Last Updated on November 4, 2021 by Kravelv
The fad of the monstrous McMansions has come to an end—thankfully.
These mass-produced homes, built with low-quality materials and poor craftsmanship in the vain hope of emitting a sort of wealth, mostly went away when the housing bubble burst. The disappearing act of these architectural eyesores left plenty of room on the market for tiny homes to move in. And they’re popping up everywhere—for good reasons.
But how small does your home have to be for it to be part of the tiny home revolution? There are no hard rules, but with the typical American home consuming an average of 2,600 square feet, a tiny home usually weighs in at about 100-400 square feet.
USA Today hits the nail on the head when they explain that millennials are buying into tiny homes for many reasons that include:
- Significant student loan debt
- Bad credit
- Inability to buy a standard home
- Fear that resulted from seeing their own parents struggle after the recession
- Not wanting to be tied financially to a larger investment
- Wanting to reduce their carbon footprint
- Freedom to be mobile
…And simply because minimalism is a better way of being.
Though millennials might be driving the trend, their logic holds for nearly anyone who doesn’t have a family too large to comfortably live in such an economical space.
Tiny Home, Huge Savings
For many, the choice to own a tiny home (note the word “own” not “rent”) is due to economic factors.
According to CNN, 76 percent of Americans are living from paycheck to paycheck. This is partly due to the fact that so many working-class Americans are spending more than 50 percent of their incoming on housing.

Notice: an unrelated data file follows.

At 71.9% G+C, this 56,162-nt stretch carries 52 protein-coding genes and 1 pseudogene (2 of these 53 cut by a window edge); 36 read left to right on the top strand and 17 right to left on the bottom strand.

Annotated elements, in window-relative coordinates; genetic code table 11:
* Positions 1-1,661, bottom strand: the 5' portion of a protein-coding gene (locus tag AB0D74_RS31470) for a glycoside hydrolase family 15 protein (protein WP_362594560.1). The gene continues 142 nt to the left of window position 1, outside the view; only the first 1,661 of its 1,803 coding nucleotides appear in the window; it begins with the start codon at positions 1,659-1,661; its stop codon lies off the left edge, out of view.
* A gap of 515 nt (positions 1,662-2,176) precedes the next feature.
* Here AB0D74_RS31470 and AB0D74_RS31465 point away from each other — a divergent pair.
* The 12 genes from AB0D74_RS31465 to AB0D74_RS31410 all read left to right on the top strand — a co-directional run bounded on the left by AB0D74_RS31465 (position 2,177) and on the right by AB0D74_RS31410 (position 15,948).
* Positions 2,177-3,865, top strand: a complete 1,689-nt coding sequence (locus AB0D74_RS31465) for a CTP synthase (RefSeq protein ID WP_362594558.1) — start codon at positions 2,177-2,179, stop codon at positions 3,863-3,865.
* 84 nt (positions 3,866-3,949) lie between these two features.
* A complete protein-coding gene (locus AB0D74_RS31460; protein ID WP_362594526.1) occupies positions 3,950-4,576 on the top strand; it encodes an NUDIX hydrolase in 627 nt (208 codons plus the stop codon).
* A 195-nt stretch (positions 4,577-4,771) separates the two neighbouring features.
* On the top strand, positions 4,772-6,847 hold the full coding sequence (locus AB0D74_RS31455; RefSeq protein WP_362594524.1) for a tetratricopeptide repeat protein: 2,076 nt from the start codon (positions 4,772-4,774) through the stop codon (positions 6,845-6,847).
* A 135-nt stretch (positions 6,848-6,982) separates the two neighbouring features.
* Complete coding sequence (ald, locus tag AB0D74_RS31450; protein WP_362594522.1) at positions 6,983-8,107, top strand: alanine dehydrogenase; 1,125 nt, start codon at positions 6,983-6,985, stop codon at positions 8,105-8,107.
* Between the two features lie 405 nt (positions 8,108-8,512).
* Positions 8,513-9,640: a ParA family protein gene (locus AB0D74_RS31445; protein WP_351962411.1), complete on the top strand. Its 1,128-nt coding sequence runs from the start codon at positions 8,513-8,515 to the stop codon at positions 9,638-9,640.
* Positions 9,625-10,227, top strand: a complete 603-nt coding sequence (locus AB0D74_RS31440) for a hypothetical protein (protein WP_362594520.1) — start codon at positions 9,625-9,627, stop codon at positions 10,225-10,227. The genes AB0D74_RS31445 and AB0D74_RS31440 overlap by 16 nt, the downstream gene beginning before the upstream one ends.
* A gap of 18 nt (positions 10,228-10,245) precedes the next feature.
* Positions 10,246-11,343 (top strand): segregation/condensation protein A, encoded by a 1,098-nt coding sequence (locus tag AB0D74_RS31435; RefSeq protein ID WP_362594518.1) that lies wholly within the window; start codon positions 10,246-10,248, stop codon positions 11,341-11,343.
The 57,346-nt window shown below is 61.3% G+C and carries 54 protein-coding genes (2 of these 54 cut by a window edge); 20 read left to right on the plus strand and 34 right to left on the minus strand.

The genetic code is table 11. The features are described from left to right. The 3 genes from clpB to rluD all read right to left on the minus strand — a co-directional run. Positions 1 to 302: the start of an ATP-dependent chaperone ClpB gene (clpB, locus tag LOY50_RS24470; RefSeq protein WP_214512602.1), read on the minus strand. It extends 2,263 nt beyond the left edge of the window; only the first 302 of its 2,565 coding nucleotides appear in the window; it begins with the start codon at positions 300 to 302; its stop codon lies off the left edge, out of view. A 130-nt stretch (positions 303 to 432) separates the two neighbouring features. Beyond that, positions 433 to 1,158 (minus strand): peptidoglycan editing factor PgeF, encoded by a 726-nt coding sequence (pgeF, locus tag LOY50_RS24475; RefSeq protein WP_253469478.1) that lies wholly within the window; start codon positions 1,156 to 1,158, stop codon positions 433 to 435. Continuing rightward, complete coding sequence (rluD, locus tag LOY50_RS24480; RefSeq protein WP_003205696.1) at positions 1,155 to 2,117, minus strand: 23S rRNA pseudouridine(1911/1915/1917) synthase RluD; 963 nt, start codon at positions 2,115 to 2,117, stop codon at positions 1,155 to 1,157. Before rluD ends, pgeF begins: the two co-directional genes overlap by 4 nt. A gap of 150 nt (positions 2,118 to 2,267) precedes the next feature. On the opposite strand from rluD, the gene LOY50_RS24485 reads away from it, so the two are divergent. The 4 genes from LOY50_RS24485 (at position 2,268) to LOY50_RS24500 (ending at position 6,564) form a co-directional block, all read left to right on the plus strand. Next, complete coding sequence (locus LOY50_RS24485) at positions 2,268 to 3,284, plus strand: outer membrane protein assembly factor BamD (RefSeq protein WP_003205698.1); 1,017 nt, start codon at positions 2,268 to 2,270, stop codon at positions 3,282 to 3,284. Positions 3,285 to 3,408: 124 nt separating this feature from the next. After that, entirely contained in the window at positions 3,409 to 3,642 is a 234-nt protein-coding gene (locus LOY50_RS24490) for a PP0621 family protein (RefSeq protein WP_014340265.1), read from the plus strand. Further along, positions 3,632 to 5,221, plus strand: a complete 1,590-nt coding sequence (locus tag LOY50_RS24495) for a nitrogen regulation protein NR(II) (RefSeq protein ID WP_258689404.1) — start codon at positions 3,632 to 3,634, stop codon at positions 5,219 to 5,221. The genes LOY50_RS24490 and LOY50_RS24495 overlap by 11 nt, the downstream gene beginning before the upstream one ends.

With a tiny cabin costing anywhere between ~$3,400 dollars to $10,500, depending on size, it doesn’t take an accountant to realize that the overall savings over just a few years can be astronomical.
Leading the charge in the tiny home takeover are, of course, millennials. Despite the general heat this generation gets online, they are dialed in on the reasons to shop small and save big.
According to Bloomberg, student debt is a major reason millennials aren’t buying houses. About 70 percent of college students are graduating with a significant amount of loans, which translates into more than 44 million Americans collectively having nearly $1.5 trillion in student debt. Such debt is crippling many would-be home buyers, making traditional homes impossible to purchase and putting these people on the hamster wheel of paying rent.
Keep on Keeping on
Unlike a traditional home—which is merged with the plot of land it was built on—many tiny homes can be picked up and moved to new locations.
If a new opportunity crops up in a different part of the country, it’s easy enough to move house—because you’re literally moving your house. And, if for some reason, you choose not to take your tiny home with you, you’re looking at a much smaller asset to sell: sometimes either making money on your original purchase or, at the very least, losing less money than you would for breaking a lease.
Minimal Needs, Clutter-free